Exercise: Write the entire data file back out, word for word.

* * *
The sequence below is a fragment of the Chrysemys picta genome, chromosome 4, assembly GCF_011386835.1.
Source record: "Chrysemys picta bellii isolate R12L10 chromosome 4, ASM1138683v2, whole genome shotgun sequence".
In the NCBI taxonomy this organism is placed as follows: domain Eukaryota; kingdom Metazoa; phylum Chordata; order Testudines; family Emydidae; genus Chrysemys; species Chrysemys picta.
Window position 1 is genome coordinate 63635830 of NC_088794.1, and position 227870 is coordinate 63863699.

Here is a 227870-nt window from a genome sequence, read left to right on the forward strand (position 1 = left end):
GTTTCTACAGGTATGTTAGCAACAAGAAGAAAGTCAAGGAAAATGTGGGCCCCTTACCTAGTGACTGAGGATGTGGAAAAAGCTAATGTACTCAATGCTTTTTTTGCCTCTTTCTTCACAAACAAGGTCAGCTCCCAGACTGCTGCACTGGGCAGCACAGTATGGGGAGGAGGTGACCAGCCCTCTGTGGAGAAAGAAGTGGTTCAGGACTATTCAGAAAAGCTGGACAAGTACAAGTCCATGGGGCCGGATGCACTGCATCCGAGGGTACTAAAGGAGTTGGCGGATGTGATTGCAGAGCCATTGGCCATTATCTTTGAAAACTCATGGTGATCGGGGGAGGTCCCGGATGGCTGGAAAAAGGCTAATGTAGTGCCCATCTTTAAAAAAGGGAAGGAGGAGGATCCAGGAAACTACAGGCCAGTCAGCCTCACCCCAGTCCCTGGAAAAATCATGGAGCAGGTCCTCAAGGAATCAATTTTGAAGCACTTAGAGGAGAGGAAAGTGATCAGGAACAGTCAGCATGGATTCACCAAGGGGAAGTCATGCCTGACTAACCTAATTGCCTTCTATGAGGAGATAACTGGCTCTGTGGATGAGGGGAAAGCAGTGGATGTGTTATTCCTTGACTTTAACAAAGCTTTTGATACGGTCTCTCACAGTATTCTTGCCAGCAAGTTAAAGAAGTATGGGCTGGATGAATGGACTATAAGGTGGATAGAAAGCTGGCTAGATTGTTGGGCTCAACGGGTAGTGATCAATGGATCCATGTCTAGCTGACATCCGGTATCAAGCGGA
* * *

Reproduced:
The sequence below is a fragment of the Chrysemys picta genome, chromosome 4, assembly GCF_011386835.1.
Source record: "Chrysemys picta bellii isolate R12L10 chromosome 4, ASM1138683v2, whole genome shotgun sequence".
In the NCBI taxonomy this organism is placed as follows: domain Eukaryota; kingdom Metazoa; phylum Chordata; order Testudines; family Emydidae; genus Chrysemys; species Chrysemys picta.
Window position 1 is genome coordinate 63635830 of NC_088794.1, and position 227870 is coordinate 63863699.

Here is a 227870-nt window from a genome sequence, read left to right on the forward strand (position 1 = left end):
GTTTCTACAGGTATGTTAGCAACAAGAAGAAAGTCAAGGAAAATGTGGGCCCCTTACCTAGTGACTGAGGATGTGGAAAAAGCTAATGTACTCAATGCTTTTTTTGCCTCTTTCTTCACAAACAAGGTCAGCTCCCAGACTGCTGCACTGGGCAGCACAGTATGGGGAGGAGGTGACCAGCCCTCTGTGGAGAAAGAAGTGGTTCAGGACTATTCAGAAAAGCTGGACAAGTACAAGTCCATGGGGCCGGATGCACTGCATCCGAGGGTACTAAAGGAGTTGGCGGATGTGATTGCAGAGCCATTGGCCATTATCTTTGAAAACTCATGGTGATCGGGGGAGGTCCCGGATGGCTGGAAAAAGGCTAATGTAGTGCCCATCTTTAAAAAAGGGAAGGAGGAGGATCCAGGAAACTACAGGCCAGTCAGCCTCACCCCAGTCCCTGGAAAAATCATGGAGCAGGTCCTCAAGGAATCAATTTTGAAGCACTTAGAGGAGAGGAAAGTGATCAGGAACAGTCAGCATGGATTCACCAAGGGGAAGTCATGCCTGACTAACCTAATTGCCTTCTATGAGGAGATAACTGGCTCTGTGGATGAGGGGAAAGCAGTGGATGTGTTATTCCTTGACTTTAACAAAGCTTTTGATACGGTCTCTCACAGTATTCTTGCCAGCAAGTTAAAGAAGTATGGGCTGGATGAATGGACTATAAGGTGGATAGAAAGCTGGCTAGATTGTTGGGCTCAACGGGTAGTGATCAATGGATCCATGTCTAGCTGACATCCGGTATCAAGCGGA